Identifying and measuring economic discrimination

Using decomposition methods helps measure both the amount and source of economic discrimination between groups

Insper, Brazil, and IZA, Germany

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Elevator pitch

Differences in wages between men and women, white and black workers, or any two distinct groups are a controversial feature of the labor market, raising concern about discrimination by employers. Decomposition methods shed light on those differences by separating them into: (i) composition effects, which are explained by differences in the distribution of observable variables, e.g. education level; and (ii) structural effects, which are explained by differences in the returns to observable and unobservable variables. Often, a significant structural effect, such as different returns to education, can be indicative of discrimination.

Structural and composition effects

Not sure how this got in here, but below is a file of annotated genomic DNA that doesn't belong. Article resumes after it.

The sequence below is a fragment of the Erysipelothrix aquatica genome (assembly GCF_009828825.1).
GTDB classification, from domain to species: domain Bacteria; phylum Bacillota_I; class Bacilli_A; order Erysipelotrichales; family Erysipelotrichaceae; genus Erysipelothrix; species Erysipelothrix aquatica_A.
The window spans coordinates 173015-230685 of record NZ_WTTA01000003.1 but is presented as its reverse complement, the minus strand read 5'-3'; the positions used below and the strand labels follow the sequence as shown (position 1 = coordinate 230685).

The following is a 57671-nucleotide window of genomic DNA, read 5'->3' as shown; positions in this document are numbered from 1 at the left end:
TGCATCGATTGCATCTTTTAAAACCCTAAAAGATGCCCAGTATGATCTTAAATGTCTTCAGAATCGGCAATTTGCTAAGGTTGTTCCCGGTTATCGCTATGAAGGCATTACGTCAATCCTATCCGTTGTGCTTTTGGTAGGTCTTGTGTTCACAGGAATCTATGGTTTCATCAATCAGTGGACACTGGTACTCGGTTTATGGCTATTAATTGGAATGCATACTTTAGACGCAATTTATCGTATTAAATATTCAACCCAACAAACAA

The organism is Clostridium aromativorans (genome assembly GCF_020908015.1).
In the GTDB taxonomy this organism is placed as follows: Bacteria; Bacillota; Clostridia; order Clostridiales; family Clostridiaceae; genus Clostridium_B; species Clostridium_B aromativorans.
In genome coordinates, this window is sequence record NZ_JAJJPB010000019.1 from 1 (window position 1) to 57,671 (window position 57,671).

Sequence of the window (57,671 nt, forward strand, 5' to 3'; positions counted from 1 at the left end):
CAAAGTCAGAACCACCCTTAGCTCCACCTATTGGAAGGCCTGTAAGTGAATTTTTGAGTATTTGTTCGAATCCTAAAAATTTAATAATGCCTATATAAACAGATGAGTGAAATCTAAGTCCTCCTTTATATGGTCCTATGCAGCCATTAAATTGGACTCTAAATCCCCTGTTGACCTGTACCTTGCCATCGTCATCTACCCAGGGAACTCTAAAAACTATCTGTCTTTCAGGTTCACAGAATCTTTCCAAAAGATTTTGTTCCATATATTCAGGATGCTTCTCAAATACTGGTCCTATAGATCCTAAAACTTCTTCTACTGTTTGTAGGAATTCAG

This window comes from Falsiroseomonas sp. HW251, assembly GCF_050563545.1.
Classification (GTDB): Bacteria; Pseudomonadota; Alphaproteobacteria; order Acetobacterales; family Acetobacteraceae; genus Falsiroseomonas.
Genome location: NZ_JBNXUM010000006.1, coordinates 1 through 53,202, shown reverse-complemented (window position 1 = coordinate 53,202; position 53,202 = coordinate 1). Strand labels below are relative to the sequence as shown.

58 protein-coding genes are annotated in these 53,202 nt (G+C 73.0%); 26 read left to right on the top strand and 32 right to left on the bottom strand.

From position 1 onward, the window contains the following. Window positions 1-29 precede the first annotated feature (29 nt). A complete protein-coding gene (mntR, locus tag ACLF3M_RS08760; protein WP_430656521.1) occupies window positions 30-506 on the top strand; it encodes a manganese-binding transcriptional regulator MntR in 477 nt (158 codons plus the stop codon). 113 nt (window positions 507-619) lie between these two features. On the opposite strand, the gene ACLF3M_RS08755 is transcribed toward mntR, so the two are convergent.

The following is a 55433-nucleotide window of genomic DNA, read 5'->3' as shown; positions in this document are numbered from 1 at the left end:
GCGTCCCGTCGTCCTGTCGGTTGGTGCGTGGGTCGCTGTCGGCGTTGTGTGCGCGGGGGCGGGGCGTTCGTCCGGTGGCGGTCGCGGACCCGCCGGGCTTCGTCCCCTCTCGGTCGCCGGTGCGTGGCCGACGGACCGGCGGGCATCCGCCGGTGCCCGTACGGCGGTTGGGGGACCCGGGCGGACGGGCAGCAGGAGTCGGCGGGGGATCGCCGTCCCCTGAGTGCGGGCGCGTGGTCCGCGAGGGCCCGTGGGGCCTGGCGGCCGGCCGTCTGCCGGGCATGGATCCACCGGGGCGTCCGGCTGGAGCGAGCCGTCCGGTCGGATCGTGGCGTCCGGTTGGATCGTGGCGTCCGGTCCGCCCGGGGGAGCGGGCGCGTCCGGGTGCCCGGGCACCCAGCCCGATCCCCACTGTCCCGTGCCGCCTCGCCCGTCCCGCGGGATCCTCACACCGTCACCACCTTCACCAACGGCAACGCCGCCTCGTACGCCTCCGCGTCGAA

explaining the gender wage gap

Key findings


Potential discrimination in the labor market can be analyzed using decomposition methods.

Decomposition methods point to factors that are relevant to explain wage differentials, such as differences in educational attainment or college premia between groups.

Policymakers aiming to reduce inequality between two distinct groups in the labor market can be guided by decomposition results.

Decomposition methods are easily implemented because they are regression based and offered by most statistical software.


Decomposition methods rely on strong assumptions that are not testable and may not hold in the real world.

Decomposition results are sensitive to the choice of reference group, making it harder to measure precisely composition and structural effects.

It is not possible to determine causal interpretation in general from decomposition results because one cannot change an individual's identity group.

Detailed decomposition results are sensitive to the choice of the omitted categorical variable.

Author's main message